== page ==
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Comparison of tenant deposit schemes in England and Wales

In England and Wales there are three government-approved tenancy deposit schemes (Scotland and Northern Ireland have different schemes). They are Deposit Protection Service (DPS) MyDeposits  Tenancy Deposit Scheme (TDS) Insured vs. custodial scheme Insured scheme: the landlord/agent can hold the tenancy deposits during the term of the tenancy. They need to pay a fee to the deposit scheme to register the deposit. At the end of tenancy, if the tenant raises a dispute, they must transfer the disputed amount to the deposit scheme until the matter is resolved by a free dispute resolution service provided by the scheme or a court.  Custodial scheme: the scheme holds the deposit for the duration of the tenancy. Custodial Schemes is free of charge for the landlord/agent. At the end of tenancy, both parties agree before the deposit can be released to the tenant/landlord. If there is a dispute, the release of deposit will be based on the decision of the free dispute resolution service provided b

Recipes for Bear's garlic

My cousin told me she made Jiaozi dumplings with her classmates one weekend, fillings are "wild chives" and pork mince. They picked "wild chives" in the wood behind their house. Though I asked her to show me next time and also pick some to make dumplings, I was suspicious, and not so enthusiastic about making wild chive dumplings. There is an old Chinese saying, 'He who was once bitten by a snake will always have a fear of a coiled rope.' Last Christmas, I bought a bunch of daffodils and mistook them as garlic sprouts. I cooked with pasta, half an hour after dinner, my stomach started aching and vomited everything out. Luckily my daughters didn't like the bitter taste, they only ate a little. They vomited also, but not as serious as me. It's said on the internet that many Chinese mistake daffodil as garlic shoot and got poisoned. I AM afraid of being poisoned again by some unknown plant.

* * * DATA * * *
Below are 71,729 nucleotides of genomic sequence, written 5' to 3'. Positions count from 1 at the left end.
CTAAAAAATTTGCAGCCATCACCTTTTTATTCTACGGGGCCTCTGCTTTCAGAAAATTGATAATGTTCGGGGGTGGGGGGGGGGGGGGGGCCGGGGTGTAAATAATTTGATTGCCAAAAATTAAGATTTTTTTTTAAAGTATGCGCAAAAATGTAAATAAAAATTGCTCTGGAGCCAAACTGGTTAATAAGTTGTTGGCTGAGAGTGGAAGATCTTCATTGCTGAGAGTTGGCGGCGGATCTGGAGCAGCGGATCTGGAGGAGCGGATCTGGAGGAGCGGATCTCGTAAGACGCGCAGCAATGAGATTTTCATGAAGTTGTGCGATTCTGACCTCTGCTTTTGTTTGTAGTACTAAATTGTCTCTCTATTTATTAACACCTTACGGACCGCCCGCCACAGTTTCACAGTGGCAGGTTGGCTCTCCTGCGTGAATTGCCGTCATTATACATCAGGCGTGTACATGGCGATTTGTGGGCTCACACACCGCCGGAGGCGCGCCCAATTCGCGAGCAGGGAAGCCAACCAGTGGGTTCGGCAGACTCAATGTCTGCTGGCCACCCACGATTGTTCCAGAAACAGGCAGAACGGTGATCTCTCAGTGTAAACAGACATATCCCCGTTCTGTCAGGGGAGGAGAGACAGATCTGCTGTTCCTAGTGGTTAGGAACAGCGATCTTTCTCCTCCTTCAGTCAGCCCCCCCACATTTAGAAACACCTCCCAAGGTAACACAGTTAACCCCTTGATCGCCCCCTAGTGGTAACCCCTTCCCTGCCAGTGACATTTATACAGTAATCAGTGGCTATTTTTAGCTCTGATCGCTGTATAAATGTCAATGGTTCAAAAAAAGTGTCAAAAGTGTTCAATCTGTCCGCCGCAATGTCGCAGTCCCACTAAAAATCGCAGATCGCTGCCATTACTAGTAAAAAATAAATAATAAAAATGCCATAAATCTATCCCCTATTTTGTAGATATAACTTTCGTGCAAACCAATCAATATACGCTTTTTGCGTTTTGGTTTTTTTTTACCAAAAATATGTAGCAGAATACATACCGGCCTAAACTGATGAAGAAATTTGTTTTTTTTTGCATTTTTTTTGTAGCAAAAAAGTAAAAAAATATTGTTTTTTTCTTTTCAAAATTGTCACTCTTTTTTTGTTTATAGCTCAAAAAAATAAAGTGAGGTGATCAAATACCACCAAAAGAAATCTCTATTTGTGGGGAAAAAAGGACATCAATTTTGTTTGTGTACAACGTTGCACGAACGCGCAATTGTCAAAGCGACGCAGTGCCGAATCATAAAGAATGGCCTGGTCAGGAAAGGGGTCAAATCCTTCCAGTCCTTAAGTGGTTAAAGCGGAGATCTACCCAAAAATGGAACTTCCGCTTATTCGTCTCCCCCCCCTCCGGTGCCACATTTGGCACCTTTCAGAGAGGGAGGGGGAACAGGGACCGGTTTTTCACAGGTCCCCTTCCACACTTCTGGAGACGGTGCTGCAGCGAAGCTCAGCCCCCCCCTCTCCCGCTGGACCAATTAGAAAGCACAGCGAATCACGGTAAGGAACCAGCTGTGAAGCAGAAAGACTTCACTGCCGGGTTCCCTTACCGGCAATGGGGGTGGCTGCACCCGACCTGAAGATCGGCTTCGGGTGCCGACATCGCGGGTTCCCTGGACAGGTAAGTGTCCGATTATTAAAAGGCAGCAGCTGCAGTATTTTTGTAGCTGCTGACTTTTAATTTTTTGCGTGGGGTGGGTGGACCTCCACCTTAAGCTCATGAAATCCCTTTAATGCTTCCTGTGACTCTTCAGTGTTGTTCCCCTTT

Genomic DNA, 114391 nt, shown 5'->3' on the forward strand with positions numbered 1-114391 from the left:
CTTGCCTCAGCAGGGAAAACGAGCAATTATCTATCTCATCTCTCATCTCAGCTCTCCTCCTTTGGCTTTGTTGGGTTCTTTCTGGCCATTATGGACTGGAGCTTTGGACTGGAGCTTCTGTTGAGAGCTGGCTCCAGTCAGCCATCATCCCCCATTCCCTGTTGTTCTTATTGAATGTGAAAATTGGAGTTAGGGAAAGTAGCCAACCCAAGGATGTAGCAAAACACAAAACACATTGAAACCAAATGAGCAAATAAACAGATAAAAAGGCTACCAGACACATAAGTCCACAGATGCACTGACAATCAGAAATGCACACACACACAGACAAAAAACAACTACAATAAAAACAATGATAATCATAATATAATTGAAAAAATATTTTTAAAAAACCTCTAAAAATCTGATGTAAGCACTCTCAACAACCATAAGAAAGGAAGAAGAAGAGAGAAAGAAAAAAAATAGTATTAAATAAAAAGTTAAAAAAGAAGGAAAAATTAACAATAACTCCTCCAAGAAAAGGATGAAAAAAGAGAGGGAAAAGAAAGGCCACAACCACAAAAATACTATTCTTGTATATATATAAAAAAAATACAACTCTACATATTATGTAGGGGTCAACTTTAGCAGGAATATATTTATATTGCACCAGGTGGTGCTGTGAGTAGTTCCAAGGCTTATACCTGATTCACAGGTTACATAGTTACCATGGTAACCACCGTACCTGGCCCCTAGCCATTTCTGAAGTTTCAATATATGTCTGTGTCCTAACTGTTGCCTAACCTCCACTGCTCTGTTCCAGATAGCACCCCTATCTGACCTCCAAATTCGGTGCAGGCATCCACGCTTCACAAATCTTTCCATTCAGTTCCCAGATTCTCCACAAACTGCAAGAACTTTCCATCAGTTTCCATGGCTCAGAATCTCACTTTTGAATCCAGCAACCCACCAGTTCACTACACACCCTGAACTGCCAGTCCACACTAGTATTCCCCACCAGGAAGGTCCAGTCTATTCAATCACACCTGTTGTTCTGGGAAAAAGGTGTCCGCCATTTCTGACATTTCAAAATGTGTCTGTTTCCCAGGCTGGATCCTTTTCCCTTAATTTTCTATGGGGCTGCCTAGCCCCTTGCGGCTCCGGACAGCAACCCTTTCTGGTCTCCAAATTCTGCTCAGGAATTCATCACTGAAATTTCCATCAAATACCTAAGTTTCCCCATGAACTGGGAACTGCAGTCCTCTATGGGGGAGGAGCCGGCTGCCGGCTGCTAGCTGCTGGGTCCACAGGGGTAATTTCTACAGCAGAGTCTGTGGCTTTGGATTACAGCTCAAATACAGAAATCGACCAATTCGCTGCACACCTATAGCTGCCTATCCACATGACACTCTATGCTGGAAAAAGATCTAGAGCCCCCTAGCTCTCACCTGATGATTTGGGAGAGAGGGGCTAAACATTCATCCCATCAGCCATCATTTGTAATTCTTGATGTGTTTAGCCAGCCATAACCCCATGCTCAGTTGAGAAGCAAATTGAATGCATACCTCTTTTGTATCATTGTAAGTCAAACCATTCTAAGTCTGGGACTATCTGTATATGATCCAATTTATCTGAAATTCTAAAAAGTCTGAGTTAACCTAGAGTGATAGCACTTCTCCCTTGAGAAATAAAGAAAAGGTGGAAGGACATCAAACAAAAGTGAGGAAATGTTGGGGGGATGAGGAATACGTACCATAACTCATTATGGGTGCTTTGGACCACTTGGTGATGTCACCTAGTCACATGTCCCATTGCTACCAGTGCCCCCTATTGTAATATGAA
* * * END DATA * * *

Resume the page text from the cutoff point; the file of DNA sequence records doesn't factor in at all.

Today we went for a walk along a the Ox Field Beck, crossed a wooden bridge over the brook, my cousin pointed out to me the "wild chives" on the roadside, she picked one leaf and let me smell it. It does smell like Chinese chive or garlic. When we came back from the Morrison's supermarket, and passed the Round Wood, we saw the whole ground covered with this plant.


We picked some, and fried with eggs, the yellow and dark green colour looks quite nice, and it tastes exactly like Chinese chives, smells and tastes delicious too.


According to Wikipedia, it also known as ramsons, buckrams, wild garlic, broad-leaved garlic, wood garlic, bear leek, or bear's garlic – is a wild relative of chives native to Europe and Asia. If it's a "relative of chive", then it's not poisonous and safe to eat.

Actually, this herb is very popular among Chinese community in Europe, many people talked about it. This taco filled with fried egg and wild chives, it do make your mouth watery.



You can also eat in wrap:

Jiaozi dumplings are Chinese traditional food, I have long been eating Italian tortellini as a substitute, now I can make Jiaozi with this filling instead of chives.

You can also stir fry with shredded or diced meat and peppers.
You can of course also use bear's garlic as salad, boiled as a vegetable in soup, or as an ingredient for a sauce that may be a substitute for basil. The stems can be preserved by salting and eaten as a salad too.

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